Networking

Google close to gobbling phone call management firm GrandCentral


For $50 million, the GrandCentral deal (Forbes.com) does not immediately seem an extension to Google's mainstay search engine. The firm provides virtual calling service to its users with the option of using a single virtual number, which can be used to route calls to any or all of the user's phones or a voice mail account. This is a great concept, since switching and changing numbers and then conveying the new information to all of your contacts is such a pain.

So, where does GrandCentral figure in Google's grand plans? For one, it seems like a more active move into mobile space. Google hasn't made a major acquisition (financially) in the mobile space, unlike Microsoft that acquired TellMe, a voice recognition start-up. Also, with an ever expanding swath of Web applications, Google could easily integrate the service into its mail or chat offering (TechCrunch).

Also, being owned by Google implies that users can expect lower prices for the service. As for Google, the avenues for monetizing have never been bleak (ads, more ads... here, there, everywhere). It seems more like Google's gearing up for taking upon Skype, Microsoft, and many more in the telecom domain. Do you agree? Comment here.

6 comments
BALTHOR
BALTHOR

Google is computers on the Internet.The Internet is pulses of DC on the Telephone lines.The above stuff is/was just a software program in Google.(50 million dollars)

nentech
nentech

Isn?t it? Try telling the truth for a change

iainwrig
iainwrig

Thanks for that...

Pringles86
Pringles86

His posts are sometimes quite fun to read.

RexWorld
RexWorld

Whatever happens, it seems Halsey Minor has managed to squeeze something out of the GrandCentral / 12 Entrepreneuring debacle. He's the guy who founded CNET, the publishers of this Web site. In the late 90's he had a pretty good track-record of building up something to the point where somebody else would pay handsomely to take it off his hands (licensed the original CNET Web publishing engine to Vignette, sold Snap.com to MSNBC, partnered with E! to build eonline.com and then sold CNET's share to E!). But then after leaving CNET his venture-capital work didn't go quite as well. Great deal of acrimony in the rapid rise and collapse of his 12 Entrpreneuring incubator: http://news.com.com/2011-1088_3-277846.html One of the incubated companies was GrandCentral, but that previous incarnation was very different than the company just sold to Google. As I recall the original GrandCentral was trying to create building-management tools (i.e., software and systems to simplify managing lighting, environmental controls, etc.). That collapsed along with 12 Entrepreneuring but apparently Minor funded this new company under the same name. And now he has managed to sell it to Google. Not quite a windfall on the scale of what the YouTube founders got. But an achievment nonetheless to take the ashes of the old GrandCentral and create this new company that seems to have found a decent exit strategy.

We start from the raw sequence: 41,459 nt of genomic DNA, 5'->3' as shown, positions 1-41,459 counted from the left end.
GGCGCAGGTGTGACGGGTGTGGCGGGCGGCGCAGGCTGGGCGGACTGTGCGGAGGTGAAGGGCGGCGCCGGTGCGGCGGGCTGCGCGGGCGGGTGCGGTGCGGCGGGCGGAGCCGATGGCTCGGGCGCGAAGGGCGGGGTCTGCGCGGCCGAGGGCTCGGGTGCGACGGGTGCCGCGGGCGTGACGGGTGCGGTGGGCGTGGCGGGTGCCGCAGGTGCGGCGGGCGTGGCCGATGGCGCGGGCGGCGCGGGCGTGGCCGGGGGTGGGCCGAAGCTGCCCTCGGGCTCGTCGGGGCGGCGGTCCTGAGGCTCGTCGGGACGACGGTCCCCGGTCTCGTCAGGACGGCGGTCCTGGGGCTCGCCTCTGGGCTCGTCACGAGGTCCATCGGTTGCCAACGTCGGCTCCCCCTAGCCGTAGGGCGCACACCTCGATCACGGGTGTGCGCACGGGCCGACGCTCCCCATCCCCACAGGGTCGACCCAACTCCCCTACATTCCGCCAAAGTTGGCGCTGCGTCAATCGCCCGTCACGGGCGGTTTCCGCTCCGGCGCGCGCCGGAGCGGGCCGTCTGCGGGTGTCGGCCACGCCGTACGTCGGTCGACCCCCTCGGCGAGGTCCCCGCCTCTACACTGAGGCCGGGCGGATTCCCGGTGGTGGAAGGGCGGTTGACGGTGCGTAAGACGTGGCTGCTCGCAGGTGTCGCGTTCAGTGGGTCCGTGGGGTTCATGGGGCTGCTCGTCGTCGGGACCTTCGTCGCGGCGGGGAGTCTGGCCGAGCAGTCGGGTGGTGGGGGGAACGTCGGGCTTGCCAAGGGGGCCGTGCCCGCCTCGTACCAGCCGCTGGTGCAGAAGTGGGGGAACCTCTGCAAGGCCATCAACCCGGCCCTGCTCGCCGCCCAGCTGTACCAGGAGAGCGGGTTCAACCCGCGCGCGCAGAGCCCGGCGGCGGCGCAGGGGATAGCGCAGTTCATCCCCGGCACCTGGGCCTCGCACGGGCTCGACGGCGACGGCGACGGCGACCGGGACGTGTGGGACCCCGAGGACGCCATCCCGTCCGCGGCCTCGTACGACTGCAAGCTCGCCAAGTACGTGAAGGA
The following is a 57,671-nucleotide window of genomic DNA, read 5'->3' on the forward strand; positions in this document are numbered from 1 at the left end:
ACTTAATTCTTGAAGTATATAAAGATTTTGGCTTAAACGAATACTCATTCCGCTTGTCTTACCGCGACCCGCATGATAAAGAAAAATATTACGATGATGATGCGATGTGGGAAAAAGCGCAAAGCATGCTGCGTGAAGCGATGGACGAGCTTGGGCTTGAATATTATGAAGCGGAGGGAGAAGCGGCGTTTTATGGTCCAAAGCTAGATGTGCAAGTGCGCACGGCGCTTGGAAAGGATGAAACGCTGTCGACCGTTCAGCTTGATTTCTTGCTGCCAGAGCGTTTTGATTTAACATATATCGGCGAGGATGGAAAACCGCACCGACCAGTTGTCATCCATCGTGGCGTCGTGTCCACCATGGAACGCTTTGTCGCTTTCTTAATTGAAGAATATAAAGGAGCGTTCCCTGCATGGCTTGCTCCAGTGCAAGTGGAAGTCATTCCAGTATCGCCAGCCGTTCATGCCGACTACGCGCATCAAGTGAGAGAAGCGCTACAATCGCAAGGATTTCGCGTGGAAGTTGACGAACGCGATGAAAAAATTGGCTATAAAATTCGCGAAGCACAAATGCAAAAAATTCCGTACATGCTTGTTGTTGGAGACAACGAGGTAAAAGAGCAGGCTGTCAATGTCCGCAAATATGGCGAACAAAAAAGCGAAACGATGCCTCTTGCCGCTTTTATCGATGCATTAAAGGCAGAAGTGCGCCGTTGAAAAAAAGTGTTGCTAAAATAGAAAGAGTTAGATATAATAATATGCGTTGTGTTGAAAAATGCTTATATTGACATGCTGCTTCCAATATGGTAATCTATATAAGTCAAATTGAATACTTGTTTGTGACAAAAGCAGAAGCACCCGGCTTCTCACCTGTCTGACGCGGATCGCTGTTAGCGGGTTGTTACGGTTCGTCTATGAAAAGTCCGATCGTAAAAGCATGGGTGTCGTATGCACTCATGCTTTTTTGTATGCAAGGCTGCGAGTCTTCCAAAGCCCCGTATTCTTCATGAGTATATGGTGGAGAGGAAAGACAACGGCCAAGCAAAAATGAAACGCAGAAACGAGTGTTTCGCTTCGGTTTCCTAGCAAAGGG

pr.arun
pr.arun

Do you feel the acquisition of GrandCentral is more in tunes with going head-on towards Skype and the like?